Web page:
Nicolas Sarkozy, the former French president, will make history on Monday afternoon when he goes on trial accused of corruption and influence peddling for allegedly trying to bribe a judge for information.
His appearance in court is likely to be brief; one of his co-defendants claims the coronavirus makes it too risky for him to appear and has asked judges to postpone the hearing again.
Sarkozy, 65, who has repeatedly denied the accusations, told French television he was ready for the courtroom battle.
“I am combative, I have no intention of being accused of things I haven’t done. I’m not corrupt and what has been inflicted on me is a scandal that will rest in the annals. The truth will out,” Sarkozy told BFMTV earlier this month.
The case is the first of several investigations against the rightwing politician who led France between 2007 and 2012 to come before judges after years of attempts to have the charges dropped or nullified.
In a case known as the “bugging affair”, the prosecution alleges Sarkozy and his lawyer, Thierry Herzog, attempted to bribe a senior magistrate, Gilbert Azibert, to hand over secret information from a separate investigation against the former French leader. In return, Sarkozy is accused of offering to help secure Azibert a cushy job on the Côte d’Azur.
The hearing, which has already been postponed once, is likely to be delayed again; Azibert, who is 74, has said he is too ill to travel from his home in Bordeaux and risk contracting Covid-19. The president of the court is expected to open and adjourn the hearing and order Azibert to undergo a medical examination.
Sarkozy has been targeted in an array of legal investigations – from allegations of receiving illicit campaign funding from the late Libyan leader Muammar Gaddafi to receiving alleged kickbacks from arms sales to Pakistan.
French detectives began monitoring Sarkozy’s communications in September 2013 as part of an investigation into claims he had a received an undeclared and illegal €50m donation from Gaddafi to fund his successful 2007 presidential campaign.
What they heard from the recorded conversations, however, pointed investigators in an entirely new and unexpected direction. They revealed the former president and Herzog were “secretly” communicating using mobile telephones registered under false names. Sarkozy’s phone was attributed to a Paul Bismuth.
Additional wiretaps on these phones picked up conversations suggesting that Sarkozy had been in contact with Azibert, then a member of the Cour de Cassation – the highest court in France – via Herzog to request confidential information about a separate investigation into whether Sarkozy received donations from the ailing L’Oréal heiress, Liliane Bettencourt.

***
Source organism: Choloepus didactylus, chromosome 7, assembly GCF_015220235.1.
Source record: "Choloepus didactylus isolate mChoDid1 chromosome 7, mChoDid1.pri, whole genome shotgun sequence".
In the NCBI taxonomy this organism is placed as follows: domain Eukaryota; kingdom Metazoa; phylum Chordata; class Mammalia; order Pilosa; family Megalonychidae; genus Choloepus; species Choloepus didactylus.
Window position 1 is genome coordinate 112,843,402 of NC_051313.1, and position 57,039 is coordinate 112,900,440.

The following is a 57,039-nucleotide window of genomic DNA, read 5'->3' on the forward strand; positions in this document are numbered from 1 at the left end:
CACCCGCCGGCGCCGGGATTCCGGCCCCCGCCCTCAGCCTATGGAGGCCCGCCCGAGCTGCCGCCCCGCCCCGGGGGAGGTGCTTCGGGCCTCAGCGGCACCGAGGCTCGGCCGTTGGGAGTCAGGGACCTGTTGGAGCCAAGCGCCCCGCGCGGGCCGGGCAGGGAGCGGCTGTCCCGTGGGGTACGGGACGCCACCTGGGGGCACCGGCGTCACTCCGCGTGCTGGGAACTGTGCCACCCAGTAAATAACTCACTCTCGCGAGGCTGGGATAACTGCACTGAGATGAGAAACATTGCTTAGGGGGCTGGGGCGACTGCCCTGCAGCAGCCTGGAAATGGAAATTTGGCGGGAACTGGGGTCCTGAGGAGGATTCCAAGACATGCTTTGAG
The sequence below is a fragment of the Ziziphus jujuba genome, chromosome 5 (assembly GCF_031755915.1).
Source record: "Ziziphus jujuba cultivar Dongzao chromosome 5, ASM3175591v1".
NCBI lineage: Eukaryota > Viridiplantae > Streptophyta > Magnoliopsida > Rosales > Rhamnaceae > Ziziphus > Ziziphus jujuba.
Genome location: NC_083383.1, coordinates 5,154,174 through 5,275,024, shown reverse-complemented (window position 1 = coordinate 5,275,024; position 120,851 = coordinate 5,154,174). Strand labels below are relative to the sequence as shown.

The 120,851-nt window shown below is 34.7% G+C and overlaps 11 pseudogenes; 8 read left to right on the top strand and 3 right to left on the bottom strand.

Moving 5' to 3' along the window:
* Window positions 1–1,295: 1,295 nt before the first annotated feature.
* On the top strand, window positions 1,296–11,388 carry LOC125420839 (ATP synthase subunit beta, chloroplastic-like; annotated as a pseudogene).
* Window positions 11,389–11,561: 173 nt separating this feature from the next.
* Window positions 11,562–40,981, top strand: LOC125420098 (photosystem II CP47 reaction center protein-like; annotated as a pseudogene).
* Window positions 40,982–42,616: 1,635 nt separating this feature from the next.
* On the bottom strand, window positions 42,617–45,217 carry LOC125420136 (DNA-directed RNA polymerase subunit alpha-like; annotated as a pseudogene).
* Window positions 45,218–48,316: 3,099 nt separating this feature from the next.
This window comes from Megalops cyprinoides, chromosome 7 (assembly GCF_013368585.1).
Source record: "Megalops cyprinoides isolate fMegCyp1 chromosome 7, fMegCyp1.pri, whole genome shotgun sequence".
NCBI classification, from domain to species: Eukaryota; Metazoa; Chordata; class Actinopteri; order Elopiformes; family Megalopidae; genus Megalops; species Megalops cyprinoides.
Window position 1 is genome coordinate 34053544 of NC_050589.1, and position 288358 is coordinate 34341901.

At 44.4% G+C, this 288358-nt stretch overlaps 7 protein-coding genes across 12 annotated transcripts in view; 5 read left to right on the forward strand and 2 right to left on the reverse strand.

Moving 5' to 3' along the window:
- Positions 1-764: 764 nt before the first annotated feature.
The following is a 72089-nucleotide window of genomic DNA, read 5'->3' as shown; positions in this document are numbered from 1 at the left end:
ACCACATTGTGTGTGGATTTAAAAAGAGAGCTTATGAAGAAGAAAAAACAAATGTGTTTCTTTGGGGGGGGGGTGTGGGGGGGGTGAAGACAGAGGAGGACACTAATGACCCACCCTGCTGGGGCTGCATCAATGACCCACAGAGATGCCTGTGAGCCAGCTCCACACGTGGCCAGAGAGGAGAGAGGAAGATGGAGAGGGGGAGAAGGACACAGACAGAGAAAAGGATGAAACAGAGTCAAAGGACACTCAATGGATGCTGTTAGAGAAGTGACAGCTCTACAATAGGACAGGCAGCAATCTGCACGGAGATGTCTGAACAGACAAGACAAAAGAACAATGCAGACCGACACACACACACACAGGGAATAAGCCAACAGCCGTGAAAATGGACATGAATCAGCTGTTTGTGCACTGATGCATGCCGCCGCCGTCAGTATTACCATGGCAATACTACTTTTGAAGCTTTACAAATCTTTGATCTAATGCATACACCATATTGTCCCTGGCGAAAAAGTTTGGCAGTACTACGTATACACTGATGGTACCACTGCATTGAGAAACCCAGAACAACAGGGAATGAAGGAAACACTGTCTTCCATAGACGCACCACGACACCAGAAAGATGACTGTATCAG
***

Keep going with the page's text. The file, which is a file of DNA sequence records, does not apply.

Investigators had seized Sarkozy’s diaries as part of the Bettencourt investigation, and the former president allegedly wanted Azibert to find out what they planned to do with them. In return, it is alleged he promised to put in a word to have Azibert appointed to a sinecure in Monaco.
The Bettencourt case was eventually dropped, but by then an investigation into corruption and influence-peddling relating to the wire-taps had been opened.
Sarkozy has always strenuously denied any wrongdoing in all past and present investigations. He has previously claimed the Bismuth accusations were “an insult to my intelligence”.
Herzog also argued that the bugging and recording of their phones broke client confidentiality rules, but his repeated attempts to have the evidence thrown out or the case dismissed failed.
The three defendants, Sarkozy, Herzog and Azibert, are accused of “corruption” and “influence peddling”. Herzog and Azibert are also charged with “violating professional secrets”. They all risk up to 10 years in prison and hefty fines if convicted.
In its requisition, the National Financial Prosecutor’s Office (PNF) accused Sarkozy of behaving like a “seasoned offender” and accused his lawyers of “paralysing” the investigation with numerous appeals.
Sarkozy’s supporters, including former justice minister Rachida Dati, have, in turn, accused the PNF, created under his successor, the Socialist François Hollande, of dispensing “political justice”.
However, Fabrice Arfi, a senior editor at the news website Mediapart, who has carried out several in-depth investigations into allegations of political corruption, told the Observer Sarkozy’s attempts to divert attention from himself and point the finger at the legal and political system were “pure populism”.
“This is an historic trial for justice in France as it is the first time a president will appear in court accused of corruption. It is absolutely crucial and probably the biggest test France’s anti-corruption judges have faced,” Arfi said.
“Sarkozy is on trial but, instead of responding to the accusations, what he has tried to do is point the finger at France’s justice system and put it on trial. Here we have a former president behaving like Berlusconi and Trump.”
Sarkozy is expected to appear in court next year in yet another case, the “Bygmalion affair”, in which he is accused of overspending on his 2012 re-election bid. No dates have been set for court hearings in other investigations linked to Sarkozy.